Pieces of life come and go
Minor MusingsAlmost every one of us owns something we truly treasure that, to anyone else, would have limited value - something we'll keep forever for very personal reasons.
Published: July 11, 2010
Published: July 11, 2010
It might be a wooden spoon your grandmother always used to stir up her special bread pudding. It might be a red ribbon you won in the school science fair when you were 10. It might be your great uncle's cracked shaving mug or one like it you bought at a flea market. Your treasure might even be something easily replaced, but you know a new one would never be the same. The old one is a piece of your life.
That's the way I feel about a Bible I've carried to church every Sunday for the last 18 years. John gave it to me for Christmas when our kids were small. It wasn't expensive. In fact, Bibles just like it are readily available at bookstores everywhere.
But my Bible has my favorite passages underlined and notes in the margins from sermons that particularly spoke to me. There are also dates jotted here and there with notes of what was going on in my life when I read that verse and felt comforted or blessed or guided.
As a result, that Bible is a precious record of our family life and my own spiritual journey. I've always planned to pass it down to one of my kids some day. That is, until I inadvertently left it in the ladies room at church and it disappeared ... almost two years ago.
Every Sunday since then I've rushed to the church lost and found and searched through a bin full of Bibles only to be disappointed. I've even pawed through piles of cast off sweaters, sneakers, and baby blankets in case someone returned my Bible to the wrong bin, but to no avail.
I know it wasn't stolen. I keep telling myself, "Someone grabbed it accidentally. She just hasn't realized it yet. Sooner or later she'll discover the mistake and bring it back."
Or maybe it was picked up by a visitor - maybe a snow bird took it back north so she can't return it. After all, my name was in it but not my address or phone. Of course, if she really cared, she could contact the church office. They'd be able to reach me ...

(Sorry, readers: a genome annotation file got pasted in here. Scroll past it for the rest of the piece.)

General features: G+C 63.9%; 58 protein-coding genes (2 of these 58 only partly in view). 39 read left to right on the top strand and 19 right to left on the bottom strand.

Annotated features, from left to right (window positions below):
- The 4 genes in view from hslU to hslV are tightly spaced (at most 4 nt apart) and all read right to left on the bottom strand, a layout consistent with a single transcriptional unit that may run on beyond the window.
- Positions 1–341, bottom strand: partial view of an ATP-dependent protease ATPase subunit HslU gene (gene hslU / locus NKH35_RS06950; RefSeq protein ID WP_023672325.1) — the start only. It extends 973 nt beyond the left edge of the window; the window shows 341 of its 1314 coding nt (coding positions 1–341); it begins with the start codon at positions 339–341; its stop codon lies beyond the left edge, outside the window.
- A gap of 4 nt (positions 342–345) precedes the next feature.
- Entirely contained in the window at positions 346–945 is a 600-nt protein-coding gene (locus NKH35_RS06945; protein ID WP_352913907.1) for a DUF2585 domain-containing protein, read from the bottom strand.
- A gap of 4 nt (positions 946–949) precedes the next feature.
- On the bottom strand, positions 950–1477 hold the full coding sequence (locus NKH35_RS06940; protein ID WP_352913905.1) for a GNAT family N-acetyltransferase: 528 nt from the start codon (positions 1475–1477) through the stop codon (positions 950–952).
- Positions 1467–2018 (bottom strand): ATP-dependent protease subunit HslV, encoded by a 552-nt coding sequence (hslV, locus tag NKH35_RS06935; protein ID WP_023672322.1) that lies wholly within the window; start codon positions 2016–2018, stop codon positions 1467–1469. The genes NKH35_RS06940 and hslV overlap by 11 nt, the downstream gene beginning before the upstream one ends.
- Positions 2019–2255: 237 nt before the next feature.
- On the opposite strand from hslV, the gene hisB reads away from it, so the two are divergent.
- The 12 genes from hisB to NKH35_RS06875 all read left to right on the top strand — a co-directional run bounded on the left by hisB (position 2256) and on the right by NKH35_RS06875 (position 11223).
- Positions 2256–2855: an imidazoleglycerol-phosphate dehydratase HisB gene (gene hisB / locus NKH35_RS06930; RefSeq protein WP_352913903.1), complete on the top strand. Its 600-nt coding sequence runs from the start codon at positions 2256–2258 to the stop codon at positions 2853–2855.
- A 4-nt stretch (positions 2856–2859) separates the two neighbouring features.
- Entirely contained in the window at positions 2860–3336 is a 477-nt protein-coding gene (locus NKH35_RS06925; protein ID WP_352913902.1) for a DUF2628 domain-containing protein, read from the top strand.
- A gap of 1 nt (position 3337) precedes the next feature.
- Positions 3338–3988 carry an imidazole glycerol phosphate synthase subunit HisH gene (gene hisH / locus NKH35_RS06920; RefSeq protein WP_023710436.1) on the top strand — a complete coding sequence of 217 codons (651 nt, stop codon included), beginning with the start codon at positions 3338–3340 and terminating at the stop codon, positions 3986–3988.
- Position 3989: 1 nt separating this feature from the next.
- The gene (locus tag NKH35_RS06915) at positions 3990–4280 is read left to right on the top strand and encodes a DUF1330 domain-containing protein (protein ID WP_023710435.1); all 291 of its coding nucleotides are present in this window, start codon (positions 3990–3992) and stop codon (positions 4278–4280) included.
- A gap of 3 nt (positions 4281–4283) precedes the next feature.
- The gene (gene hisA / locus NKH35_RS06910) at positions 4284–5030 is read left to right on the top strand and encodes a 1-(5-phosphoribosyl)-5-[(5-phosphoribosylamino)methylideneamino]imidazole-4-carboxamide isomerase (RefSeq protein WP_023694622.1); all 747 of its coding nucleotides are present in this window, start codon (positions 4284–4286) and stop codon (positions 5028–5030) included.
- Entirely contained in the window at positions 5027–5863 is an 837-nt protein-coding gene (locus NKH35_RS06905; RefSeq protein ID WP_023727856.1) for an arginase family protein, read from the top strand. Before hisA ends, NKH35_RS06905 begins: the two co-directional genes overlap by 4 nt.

Many months went by and my Bible did not show up. I found myself actually grieving over it. For 18 years that Bible had been like a best friend. I told myself, "Maybe the person who has it really needs it. Maybe she's poor and can't afford a Bible. Maybe she's not a believer and a Bible like mine, with all those underlined verses, will help lead her to faith." Gradually I let go of the resentment ... and all hope of getting it back.
I stopped checking the lost and found. I bought a new Bible and, of course, God spoke through it just as clearly. Eventually I even topped thinking about the old one. But last Sunday, as I sat in church waiting for the service to begin, I thought of it and decided it wouldn't hurt to make one more dive into that mountain of junk in the overflow room ... and there it was!
I couldn't believe it. I opened the red leather cover with shaking hands and there was my name in my own handwriting. My eyes filled with tears as I hugged that tattered Bible to my chest. It was as if all the precious moments recorded there, and all the comfort received from that Bible over the years, were being infused into my soul all over again.
I couldn't help wondering where my Bible had been. I wanted to ask it, "Who had you? Did she read your underlined verses? Did God speak to her through you? Did I lose you for a reason?"
I could have lived without that Bible - had learned to live without it. But now I don't have to. And maybe that was the whole point: lesson learned, joy restored, life enriched. God is good, all the time!